I, too, temporarily gave up hope with Apple when they started categorically denying PhoneGap-based apps (cross-platform web-based apps wrapped in a mobile browser wrapper). This hit me particularly hard. I felt I was the sole voice against the native SDK when it was originally announced, and now I felt utterly foolish that I believed Apple would embrace open web standards at all.

    But that has changed; PhoneGap apps are flying into the app store once again. More Apple bungling, undoubtedly, in hind sight.

    Apple’s m.o. has always been to rid the world of DRM, too. That’s been on Steve Jobs agenda since day one. That’s how Apple believes it has opened the playing field for music on mobile devices, and that’s as far as they’re willing to go without payback. Don’t expect them to open iTunes and the App Store without getting a piece of the action.

    Sure, other platforms are much more open than the iPhone. Android is the best example. Palm is making a good effort, too. But these platforms don’t have nearly as good a chance of staying viable as the iPhone. Against Microsoft and RIM, only Android has a fighting chance at garnering a small minority market presence. At the present moment, iPhone is the only hope. If you don’t agree, then you are clueless to how much power Microsoft still holds over the industry, even against Google.

    Am I happy with the current state? No. I wish everything was completely open and fair now. But thanks to Apple, Palm, and Google (and let’s not forget Mozilla and other OSS providers, but that’s another long story) it’s going in the right direction. Slowly. Sometimes too slowly, I think.

    I don’t know what got up Arrington’s sphincter. I think he should loudly and clearly express his dislike of the current situation, too. Go ahead, make some threats. But abandon the iPhone? The platform that stands the best chance to level the playing field through open standards? Sheer stupidity at this point in time. Don’t follow his lead, Dion.

    – John

  9. zadośćuczynienie Says:


  10. unscriptable Says:

    Michael Arrington should be encouraging developers to embrace multiple platforms. Encourage PhoneGap, Appcelerator’s Titanium, and other cross-platform tools, especially those that promote open standards. (Sorry, Microsoft, your “solution” ain’t so good, as far as I can tell.)

  11. drmca Says:

    People are getting seriously spoiled these days. The sense of entitlement to everything and anything is absolutely amazing to me. It’s very reminiscent of grad students complaining to teachers about the grades they think they should get as opposed to the ones the teachers gave them.

    First off, let me say that I disagree with Apple rejecting apps that compete with their own. That doesn’t make any sense, mainly because they don’t charge for their apps. That’s not right.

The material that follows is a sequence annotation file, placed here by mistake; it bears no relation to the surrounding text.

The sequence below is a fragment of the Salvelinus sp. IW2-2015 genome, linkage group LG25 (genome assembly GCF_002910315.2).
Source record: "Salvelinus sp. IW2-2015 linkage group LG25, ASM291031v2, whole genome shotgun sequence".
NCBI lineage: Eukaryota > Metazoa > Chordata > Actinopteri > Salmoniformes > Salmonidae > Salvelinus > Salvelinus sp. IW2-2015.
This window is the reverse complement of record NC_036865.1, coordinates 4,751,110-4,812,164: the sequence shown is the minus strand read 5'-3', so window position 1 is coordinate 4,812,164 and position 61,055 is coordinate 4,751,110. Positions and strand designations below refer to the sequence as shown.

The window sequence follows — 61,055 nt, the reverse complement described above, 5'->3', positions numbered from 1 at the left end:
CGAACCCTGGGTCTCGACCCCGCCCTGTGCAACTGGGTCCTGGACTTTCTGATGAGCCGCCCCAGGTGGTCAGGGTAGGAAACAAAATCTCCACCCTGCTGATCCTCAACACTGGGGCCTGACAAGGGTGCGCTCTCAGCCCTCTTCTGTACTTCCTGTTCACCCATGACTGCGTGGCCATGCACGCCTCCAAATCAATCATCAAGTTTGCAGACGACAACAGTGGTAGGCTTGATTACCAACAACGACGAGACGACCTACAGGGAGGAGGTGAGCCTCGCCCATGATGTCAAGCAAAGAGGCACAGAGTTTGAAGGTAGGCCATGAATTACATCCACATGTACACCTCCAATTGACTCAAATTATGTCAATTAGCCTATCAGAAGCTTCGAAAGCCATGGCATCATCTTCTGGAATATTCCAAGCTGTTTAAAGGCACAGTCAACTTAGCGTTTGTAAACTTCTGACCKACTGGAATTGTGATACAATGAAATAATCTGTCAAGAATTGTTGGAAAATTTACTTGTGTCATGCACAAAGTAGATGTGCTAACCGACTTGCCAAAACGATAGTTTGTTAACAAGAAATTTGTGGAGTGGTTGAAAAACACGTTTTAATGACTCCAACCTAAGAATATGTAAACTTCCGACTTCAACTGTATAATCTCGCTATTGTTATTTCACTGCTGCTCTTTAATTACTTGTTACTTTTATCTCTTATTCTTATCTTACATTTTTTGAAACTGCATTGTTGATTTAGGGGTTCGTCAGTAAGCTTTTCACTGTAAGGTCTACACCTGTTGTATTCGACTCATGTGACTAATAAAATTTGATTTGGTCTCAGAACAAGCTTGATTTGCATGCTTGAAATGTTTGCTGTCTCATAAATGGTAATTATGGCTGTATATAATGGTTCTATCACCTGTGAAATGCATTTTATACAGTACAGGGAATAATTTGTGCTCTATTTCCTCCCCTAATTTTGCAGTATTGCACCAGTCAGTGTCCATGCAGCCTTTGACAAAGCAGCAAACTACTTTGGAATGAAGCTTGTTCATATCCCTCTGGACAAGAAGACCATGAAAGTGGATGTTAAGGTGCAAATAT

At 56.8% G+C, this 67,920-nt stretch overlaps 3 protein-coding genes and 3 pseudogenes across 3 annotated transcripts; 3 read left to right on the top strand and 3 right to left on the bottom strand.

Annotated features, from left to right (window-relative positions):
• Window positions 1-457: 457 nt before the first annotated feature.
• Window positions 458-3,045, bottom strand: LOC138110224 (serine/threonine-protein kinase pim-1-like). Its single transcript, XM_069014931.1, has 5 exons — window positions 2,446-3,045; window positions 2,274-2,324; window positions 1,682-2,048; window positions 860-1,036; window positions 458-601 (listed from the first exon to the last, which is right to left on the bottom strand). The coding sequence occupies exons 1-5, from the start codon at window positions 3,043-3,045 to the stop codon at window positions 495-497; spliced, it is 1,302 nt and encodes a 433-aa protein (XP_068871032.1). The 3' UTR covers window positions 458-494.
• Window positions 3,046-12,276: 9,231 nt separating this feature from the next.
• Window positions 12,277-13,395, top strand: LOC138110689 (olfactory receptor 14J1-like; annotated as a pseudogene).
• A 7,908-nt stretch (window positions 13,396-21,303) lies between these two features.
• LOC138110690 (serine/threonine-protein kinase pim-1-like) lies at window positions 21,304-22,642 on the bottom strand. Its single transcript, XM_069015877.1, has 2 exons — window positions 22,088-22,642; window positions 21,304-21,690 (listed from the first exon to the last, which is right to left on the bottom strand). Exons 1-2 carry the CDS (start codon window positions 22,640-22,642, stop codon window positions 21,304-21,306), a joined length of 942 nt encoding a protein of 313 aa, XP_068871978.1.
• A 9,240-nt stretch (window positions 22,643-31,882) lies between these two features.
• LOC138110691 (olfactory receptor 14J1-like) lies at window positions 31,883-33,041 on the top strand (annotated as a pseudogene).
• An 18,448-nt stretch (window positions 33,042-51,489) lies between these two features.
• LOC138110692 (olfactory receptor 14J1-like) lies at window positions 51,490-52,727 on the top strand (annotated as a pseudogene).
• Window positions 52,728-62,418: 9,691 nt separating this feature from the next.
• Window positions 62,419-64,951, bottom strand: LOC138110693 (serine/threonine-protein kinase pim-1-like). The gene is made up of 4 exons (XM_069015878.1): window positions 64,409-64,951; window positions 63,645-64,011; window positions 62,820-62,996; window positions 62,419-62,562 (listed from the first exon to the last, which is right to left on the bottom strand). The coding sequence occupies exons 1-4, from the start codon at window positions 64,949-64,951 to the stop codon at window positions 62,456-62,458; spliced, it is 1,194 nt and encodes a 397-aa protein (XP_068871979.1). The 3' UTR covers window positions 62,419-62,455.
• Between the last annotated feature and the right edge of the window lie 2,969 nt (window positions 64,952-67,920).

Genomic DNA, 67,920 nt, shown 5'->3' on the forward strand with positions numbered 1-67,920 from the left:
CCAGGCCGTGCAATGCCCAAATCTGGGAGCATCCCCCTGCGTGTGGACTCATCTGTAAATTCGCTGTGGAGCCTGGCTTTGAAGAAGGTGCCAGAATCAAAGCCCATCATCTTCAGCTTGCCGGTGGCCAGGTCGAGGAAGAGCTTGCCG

But the rest of the stuff about iTunes? Please. You have a choice of music management software. You have multiple music formats. If you don’t like iTunes, don’t use it. It’s free, anyway. My personal favorite is Robert Kaiser complaining that he can’t get into the “iTunes Music Store” without installing iTunes. “I don’t want to install it.” Do you want Apple to just start beaming the songs directly into your head? Talk about lazy and spoiled. It is not a burden or an imposition to expect that you install a free apple program to access apple’s music store.

    And to the OP, you never gave in to the iTunes way. Bully for you. That’s your choice. Unlike the Microsoft monopolies, Apple isn’t forcing you to do anything you don’t want to do. Unless you buy Apple products, and even then, they’re not forcing you. You have a choice of music software, music playing hardware, and music stores. You may want to use the Apple ones because they happen to be better than their competition, at least in ease of use and features. If not, then don’t use them. It’s that simple. No one is stopping you. You sound like someone complaining that Gillette won’t allow Schick blades to be used on their Mach 3 razor. How dare they? How dare they spend their money creating a product that people choose to use because it is better than the competition, but have processes set up so that they can actually make money off of their investment? Again, this isn’t a monopoly, not by a long shot.

    Oh, and complaining about “draconian DRM” as if that’s Apple’s fault is ridiculous. Who was it who pushed the music companies into the DRM-free iTunes plus format? That’s right, Apple. The DRM isn’t coming from them, and they’d be just as happy as you to be rid of it.

    I’m sure I’ll be written off as some sort of Apple apologist. But it’s not about apologizing for any company. I don’t love companies or treat them like a favorite sports team. If a company is doing something underhanded, I’ll point it out. But all Apple is doing here is making great products that people want to use, and then leveraging that to create a scenario where the best use of their products is to use them all together. That’s not a crime, not by a long shot, and you can complain about it all you want but you’ll sound very petty in the end.